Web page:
I am shoehorned in a small room on the backside of the hotel (beyond the wi-fi umbrella!)

My colleagues who scored spacious suites in the front were a little more “bah humbug” about the long performance. Sometimes being in the cheap seats has its advantages.

-- From CNN Anchor/Producer Miles O'Brien
Champions of peace
The Norwegian Nobel committee is a low key, taciturn, downright secretive group. They are appointed by the Norwegian Storting (parliament). Many of them are former members of the Storting -– and all of them are politically engaged in one way or another.

They meet just a few times a year –- sorting through the mounds of nominations mailed to the Norwegian Nobel Institute on Henrik Ibsen’s Gate here in Oslo.

They have a pretty simple mission -– in as much as their mission statement is the 200-word last will and testament of 19th century Swedish industrialist Alfred Nobel.

Nobel committed most of his fortune to fund the prizes. Each year the interest from the endowment is divided evenly and awarded to the winners in each category. This year the each award was 1.5 million dollars.

The prizes go to "those who, during the preceding year, shall have conferred the greatest benefit on mankind" in the fields of physics, chemistry, medicine literature, economics as well as "one part to the person who shall have done the most or the best work for fraternity between the nations, for the abolition or reduction of standing armies and for the holding and promotion of peace congresses."

For reasons that remain a mystery, Nobel wrote in his will the "champions of peace" should be selected by a committee of five persons to be elected by the Norwegian Storting.

-- From CNN Anchor/Producer Miles O'Brien
Al Gore on friendly turf in Oslo
Al Gore may be the object of derision at home, but he sure is on friendly turf here in Oslo. This is a left-leaning socialist country with a cradle to grave social safety net that provides, among other things, a year of maternity and paternity(!) leave for new parents.

Like most Europeans, people here need not be convinced global warming is a problem. The vast majority of them understand the science -– and concur with Al Gore's assessment of it. So you won't find any protestors here decrying the peace prize or this year's recipient.

And remember this: The Arctic Circle bisects this country -– locations at this latitude are among the first to feel the effects of climate change. The Sami (formerly known as the Laplanders) of northern Norway are just like the Inuit of Alaska and Nunavut –- they are subsistence hunters who rely on a sheet of ice in order to survive. But the ice is disappearing, of course.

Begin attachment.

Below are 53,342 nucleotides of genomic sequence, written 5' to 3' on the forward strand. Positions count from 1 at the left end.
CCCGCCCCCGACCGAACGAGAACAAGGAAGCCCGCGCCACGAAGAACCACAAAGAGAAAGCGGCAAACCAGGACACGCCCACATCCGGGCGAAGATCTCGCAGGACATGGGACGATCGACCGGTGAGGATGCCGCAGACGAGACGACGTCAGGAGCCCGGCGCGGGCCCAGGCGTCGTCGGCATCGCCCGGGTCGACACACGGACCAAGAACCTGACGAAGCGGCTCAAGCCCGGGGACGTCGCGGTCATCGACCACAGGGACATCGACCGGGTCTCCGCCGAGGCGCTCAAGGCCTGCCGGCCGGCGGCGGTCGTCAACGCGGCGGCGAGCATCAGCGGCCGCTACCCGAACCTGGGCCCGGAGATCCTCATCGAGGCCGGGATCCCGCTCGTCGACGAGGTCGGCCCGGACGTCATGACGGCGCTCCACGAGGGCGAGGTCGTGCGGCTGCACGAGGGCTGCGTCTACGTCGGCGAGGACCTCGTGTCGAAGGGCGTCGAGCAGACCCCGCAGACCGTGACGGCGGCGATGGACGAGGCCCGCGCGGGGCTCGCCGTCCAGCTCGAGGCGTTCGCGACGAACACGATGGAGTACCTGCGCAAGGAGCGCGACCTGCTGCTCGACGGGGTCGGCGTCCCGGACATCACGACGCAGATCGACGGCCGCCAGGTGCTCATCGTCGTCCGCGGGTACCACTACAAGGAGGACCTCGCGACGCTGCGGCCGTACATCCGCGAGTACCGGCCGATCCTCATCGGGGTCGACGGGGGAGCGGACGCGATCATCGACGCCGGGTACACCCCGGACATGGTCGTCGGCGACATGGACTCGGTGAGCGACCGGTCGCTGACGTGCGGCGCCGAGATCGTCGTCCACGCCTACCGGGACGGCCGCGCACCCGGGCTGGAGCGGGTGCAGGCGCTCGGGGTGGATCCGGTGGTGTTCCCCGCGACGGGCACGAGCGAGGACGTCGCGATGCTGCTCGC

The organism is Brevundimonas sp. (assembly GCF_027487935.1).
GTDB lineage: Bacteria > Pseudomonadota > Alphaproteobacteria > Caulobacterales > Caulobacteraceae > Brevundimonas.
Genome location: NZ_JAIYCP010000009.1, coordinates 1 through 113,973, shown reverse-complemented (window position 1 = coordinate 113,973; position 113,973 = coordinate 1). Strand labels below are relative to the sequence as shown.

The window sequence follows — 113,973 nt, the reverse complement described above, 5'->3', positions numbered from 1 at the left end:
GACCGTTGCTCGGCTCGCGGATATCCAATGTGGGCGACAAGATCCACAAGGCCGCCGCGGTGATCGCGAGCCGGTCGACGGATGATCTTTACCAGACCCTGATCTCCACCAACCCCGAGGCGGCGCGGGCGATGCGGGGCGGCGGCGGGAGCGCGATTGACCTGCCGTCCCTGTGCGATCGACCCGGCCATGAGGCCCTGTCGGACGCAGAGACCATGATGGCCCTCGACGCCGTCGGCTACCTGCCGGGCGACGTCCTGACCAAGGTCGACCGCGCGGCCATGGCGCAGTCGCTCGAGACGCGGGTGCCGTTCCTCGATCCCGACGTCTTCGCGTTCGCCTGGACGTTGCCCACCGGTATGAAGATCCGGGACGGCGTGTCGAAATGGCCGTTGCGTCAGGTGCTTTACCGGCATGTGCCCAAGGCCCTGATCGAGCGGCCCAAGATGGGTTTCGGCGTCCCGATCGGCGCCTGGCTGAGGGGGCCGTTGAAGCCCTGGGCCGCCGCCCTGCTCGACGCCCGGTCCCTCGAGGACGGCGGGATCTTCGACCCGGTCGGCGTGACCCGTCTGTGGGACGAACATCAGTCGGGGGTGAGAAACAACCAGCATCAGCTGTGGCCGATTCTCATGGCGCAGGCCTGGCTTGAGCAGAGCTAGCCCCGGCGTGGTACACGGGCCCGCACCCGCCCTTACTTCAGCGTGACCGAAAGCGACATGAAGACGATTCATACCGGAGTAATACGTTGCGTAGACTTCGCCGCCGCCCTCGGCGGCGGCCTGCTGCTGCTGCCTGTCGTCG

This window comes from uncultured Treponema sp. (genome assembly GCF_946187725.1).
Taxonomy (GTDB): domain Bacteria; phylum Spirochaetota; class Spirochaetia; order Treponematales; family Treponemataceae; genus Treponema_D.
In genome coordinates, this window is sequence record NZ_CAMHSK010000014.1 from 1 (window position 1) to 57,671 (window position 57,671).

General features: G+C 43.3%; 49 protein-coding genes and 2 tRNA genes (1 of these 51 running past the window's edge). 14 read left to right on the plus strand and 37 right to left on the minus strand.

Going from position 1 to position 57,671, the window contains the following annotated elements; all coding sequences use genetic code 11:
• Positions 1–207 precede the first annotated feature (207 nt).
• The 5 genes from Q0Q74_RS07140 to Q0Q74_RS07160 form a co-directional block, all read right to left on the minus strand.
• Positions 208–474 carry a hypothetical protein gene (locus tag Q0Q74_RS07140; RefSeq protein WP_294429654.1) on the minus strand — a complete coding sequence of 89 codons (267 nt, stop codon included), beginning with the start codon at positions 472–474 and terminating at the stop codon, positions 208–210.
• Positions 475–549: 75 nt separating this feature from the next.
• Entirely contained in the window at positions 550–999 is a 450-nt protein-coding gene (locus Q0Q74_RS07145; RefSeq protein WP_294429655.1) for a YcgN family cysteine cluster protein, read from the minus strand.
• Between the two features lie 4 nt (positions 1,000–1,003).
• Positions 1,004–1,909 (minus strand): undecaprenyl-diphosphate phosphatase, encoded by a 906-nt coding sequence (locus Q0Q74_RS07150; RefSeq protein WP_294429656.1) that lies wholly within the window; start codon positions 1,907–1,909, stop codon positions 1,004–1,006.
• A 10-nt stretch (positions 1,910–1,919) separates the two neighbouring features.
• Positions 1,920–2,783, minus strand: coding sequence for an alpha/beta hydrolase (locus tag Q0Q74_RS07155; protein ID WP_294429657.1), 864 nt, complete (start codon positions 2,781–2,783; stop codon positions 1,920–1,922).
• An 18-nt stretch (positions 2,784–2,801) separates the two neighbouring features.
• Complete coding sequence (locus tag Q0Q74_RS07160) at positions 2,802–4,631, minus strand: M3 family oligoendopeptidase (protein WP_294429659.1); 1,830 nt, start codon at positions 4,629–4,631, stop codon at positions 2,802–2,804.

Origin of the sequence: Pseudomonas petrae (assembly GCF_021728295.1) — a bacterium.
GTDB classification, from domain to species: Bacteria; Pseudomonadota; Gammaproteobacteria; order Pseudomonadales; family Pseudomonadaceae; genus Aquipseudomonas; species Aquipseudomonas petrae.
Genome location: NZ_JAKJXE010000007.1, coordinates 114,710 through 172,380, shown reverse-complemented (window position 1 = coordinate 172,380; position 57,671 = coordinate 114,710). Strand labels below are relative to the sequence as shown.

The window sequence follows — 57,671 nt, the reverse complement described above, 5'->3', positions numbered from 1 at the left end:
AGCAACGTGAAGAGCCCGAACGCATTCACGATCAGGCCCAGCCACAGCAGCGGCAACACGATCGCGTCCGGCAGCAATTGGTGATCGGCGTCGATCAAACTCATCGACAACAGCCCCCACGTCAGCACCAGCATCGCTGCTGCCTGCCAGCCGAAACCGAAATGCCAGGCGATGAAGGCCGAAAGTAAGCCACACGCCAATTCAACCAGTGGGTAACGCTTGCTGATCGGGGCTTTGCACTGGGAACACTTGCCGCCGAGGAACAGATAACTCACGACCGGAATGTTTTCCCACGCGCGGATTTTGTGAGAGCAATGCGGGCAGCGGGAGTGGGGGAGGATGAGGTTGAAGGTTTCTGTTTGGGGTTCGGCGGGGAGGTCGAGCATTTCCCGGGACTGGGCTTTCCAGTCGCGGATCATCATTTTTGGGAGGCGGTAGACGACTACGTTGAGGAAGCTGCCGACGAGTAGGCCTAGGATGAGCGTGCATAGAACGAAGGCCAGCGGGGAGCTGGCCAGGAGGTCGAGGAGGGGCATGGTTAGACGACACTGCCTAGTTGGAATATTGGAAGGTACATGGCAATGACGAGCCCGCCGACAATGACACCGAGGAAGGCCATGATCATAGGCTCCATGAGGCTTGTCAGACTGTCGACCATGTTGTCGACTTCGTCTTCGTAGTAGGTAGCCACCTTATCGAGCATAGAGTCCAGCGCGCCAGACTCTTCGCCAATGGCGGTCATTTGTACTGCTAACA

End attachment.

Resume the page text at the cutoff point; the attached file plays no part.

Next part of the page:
As for Oslo, it remains relatively temperate because it is in the path of the warm Gulf Stream current. Should climate change stop that current (and there is a long range prediction that warns of that) Oslo would quickly enter an ice age -– Global Warming could lead to a big chill here.

For now, however, the city is much warmer than it used to be this time of year. Temperatures at night are hovering about 4 degrees above freezing. While I am still wearing my long johns, most people here remember these dark days of December being much colder.

Today, as Al Gore toured Oslo, he ran into the 3-year-old son of the leader of Greenpeace here in Norway. He gave Gore a single white flower called a wood anemone that was picked growing wild here this winter, even though it usually blossoms in the spring. The young boy’s dad sees it as a symbol.

But here is the paradox – that leads to hypocrisy. Norway is sitting on an 8 billion barrel reserve of oil beneath the North Sea. Oil and gas are the leading economic engine (if you will) here -– the country exports 3 million barrels a day. And while they are also big users of hydroelectric power here, there are some who suggest the country could do more to curb greenhouse gas emissions.

Gore met with Norway’s Foreign and Environment Ministers today to discuss some ways the country could do more. Gore said he is pleased with the "initiatives that the government may be considering" But he would not offer any more details. Must have been an awkward moment behind closed doors.

-- From CNN Anchor/Producer Miles O'Brien
Science and politics at the Nobels
No-one is certain why Alfred Nobel decided to have Norwegians preside over his peace prize. Nobel was a Swede -– and Stockholm would have been the logical place for him to establish the foundation that would select the winner and dole out the money. And in fact, Stockholm is the place where that happens for every other Nobel Prize (medicine, physics, chemistry, literature and economics) except this one.

Among the theories: That the Norwegians are among the most peace loving people in the world, their country is small and relatively isolated and they are fiercely independent -– thus making the decisions of the peace prize committee less likely to be tainted by politics -– or so Nobel may have hoped.